In this article, we present a simple comparator circuit that locates peaks and valleys of a waveform in time.
The advent of Analog Devices' ADCMP60x family of comparators is touted to have filled a gap between the less-than-1-µsec-response comparators consuming 100 to 200 mW and those exhibiting approximately 1-µsec response, requiring about one-thousandth that power. The ADCMP60x comparators exhibit a low value of the product of propagation-delay-by-supply-current drain; possess rail-to-rail input and output operation; and offer a variety of options for hysteresis, latch-mode operation, and shutdown mode. Some of them also have inherent level-translating capability. Moreover, the ratio of propagation delays for the positive and negative transitions at the output is close to the ideal value of 1 within 8% tolerance for the ADCMP600, ADCMP601, ADCMP602, and ADCMP603 and with in a 6.7% tolerance for the ADCMP608 and ADCMP609 members of the family (Reference 1). This ratio is important in applications in which both positive- and negative-output-level transitions are equally significant. Figure 1 shows one such circuit. Voltage-level transitions at the output of the detector indicate changing of the sign of the first derivative of the input signal; in other words, the circuit detects time positions of peaks and valleys in the input-voltage waveform. The detector circuit uses an ADCMP601 for IC2, and IC1 is an Analog Devices AD8007 current-feedback amplifier. IC1 connects as a voltage follower with an antiparallel combination of Schottky-barrier switching diodes, D1 and D2, between the output and the inverting input of the amplifier. Comparator IC2's inputs connect to the source of the input voltage and to the output of the current-feedback amplifier. This configuration enhances the voltage difference of VIN–VA between inputs of the comparator. It performs this enhancement in a steplike manner at the instant, or region, at which the sign of slope of the input signal changes. This voltage difference is a measure of the double-forward voltage of diodes D1 and D2 at their forward current, which you derive from VIN/RF.
Figure 1: Comparator IC2 produces an output that switches state at the positive and the negative peaks of the input-voltage waveform.
You use a current-feedback amplifier as IC1 because a dynamic current flows into its inverting input even when you connect it as a voltage follower. The values of the RS and RF resistors are those that Reference 2 recommends for a gain of 1. You needn't worry about instability due to the presence of antiparallel diodes in the feedback path of the current-feedback amplifier. These diodes increase the value of feedback resistance to more than 499Ω. Whenever the input voltage is only approximately 0V, the frequency-gain response of IC1 for an RF value greater than 499Ω remains flat.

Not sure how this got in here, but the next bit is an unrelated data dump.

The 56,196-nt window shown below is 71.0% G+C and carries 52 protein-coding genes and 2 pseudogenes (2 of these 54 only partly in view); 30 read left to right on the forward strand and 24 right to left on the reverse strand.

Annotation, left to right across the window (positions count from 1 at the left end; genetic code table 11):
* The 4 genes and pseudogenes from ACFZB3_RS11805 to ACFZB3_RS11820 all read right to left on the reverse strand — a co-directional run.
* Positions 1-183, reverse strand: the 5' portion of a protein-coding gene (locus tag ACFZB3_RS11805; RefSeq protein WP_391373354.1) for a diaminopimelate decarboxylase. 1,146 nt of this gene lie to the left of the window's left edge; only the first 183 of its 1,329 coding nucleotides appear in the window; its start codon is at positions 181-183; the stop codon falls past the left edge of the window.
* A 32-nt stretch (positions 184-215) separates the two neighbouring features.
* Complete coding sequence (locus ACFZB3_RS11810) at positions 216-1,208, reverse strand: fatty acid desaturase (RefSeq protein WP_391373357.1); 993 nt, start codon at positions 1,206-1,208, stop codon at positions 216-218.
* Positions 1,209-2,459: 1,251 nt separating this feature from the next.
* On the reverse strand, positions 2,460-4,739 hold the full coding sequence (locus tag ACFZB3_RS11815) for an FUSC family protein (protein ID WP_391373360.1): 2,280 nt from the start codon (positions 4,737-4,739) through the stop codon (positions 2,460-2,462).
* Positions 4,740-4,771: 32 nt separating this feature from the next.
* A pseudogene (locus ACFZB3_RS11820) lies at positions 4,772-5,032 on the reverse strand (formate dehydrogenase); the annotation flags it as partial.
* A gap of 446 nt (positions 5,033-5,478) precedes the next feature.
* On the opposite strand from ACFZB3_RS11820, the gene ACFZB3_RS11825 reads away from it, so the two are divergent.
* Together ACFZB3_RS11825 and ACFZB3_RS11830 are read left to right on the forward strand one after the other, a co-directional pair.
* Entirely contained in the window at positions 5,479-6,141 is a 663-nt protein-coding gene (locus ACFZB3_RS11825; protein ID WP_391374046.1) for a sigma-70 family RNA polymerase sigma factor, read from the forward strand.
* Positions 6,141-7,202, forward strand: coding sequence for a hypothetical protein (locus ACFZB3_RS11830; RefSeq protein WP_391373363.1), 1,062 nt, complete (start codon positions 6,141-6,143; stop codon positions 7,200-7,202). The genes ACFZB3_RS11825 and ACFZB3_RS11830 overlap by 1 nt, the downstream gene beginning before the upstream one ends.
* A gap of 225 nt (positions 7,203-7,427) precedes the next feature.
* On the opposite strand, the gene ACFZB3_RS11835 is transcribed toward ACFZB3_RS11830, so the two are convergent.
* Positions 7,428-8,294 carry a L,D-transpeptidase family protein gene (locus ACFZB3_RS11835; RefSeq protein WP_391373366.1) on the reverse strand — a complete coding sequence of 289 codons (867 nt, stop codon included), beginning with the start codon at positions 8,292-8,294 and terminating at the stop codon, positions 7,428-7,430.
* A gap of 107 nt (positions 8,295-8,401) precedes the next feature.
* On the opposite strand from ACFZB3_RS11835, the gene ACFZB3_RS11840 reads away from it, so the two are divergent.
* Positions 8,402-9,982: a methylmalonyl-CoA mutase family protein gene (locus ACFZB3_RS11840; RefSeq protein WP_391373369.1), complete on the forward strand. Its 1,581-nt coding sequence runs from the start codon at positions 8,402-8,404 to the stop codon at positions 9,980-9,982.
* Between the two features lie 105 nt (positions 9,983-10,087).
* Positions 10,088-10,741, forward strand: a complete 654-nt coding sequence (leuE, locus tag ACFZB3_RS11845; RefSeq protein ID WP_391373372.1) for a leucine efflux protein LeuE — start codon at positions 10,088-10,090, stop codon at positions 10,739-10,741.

An analysis of the response of the voltage follower in figure 1 to a harmonic input voltage uses ω/ωT and ω=2πf, where f is the input-voltage frequency and ωT is the radial transition frequency of the amplifier. At the radial-transition frequency, the ratio of ZM (the magnitude of the amplifier's transimpedance) to RF drops to one. This simplification leads to an equation for the delay, tD, in figure 2:
Figure 2: The output of comparator IC2 switches a slight time delay, tD, after the positive and the negative peaks of the input voltage.
where VF is the forward voltage of diode D1, Vm is the amplitude of input voltage, Rm0 is the dc transresistance of the current-feedback amplifier, and ΔΦ is the electrical-error angle in radians. The period of input harmonic voltage, T in figure 2, represents 2π radians. The final error of the detector is ΔΦ, which decreases by a factor of . This reduction occurs because the necessary operating overdrive over the midpoint of the steplike transition in the VA(t) voltage that the comparator requires is more than an order of magnitude less than the value of VF.
References`1. "Rail-to-Rail, Very Fast, 2.5V to 5.5V, Single-Supply TTL/CMOS Comparators," ADCMP600/ADCMP601/ADCMP602 Preliminary Data Sheet, Analog (Devices, March 2006. 2. "Ultra low Distortion High Speed Amplifiers," AD8007/8008 Data Sheet, Analog Devices, 2003.
This article is a Design Idea selected for re-publication by the editors. It was first published on May 24, 2007 in EDN.com.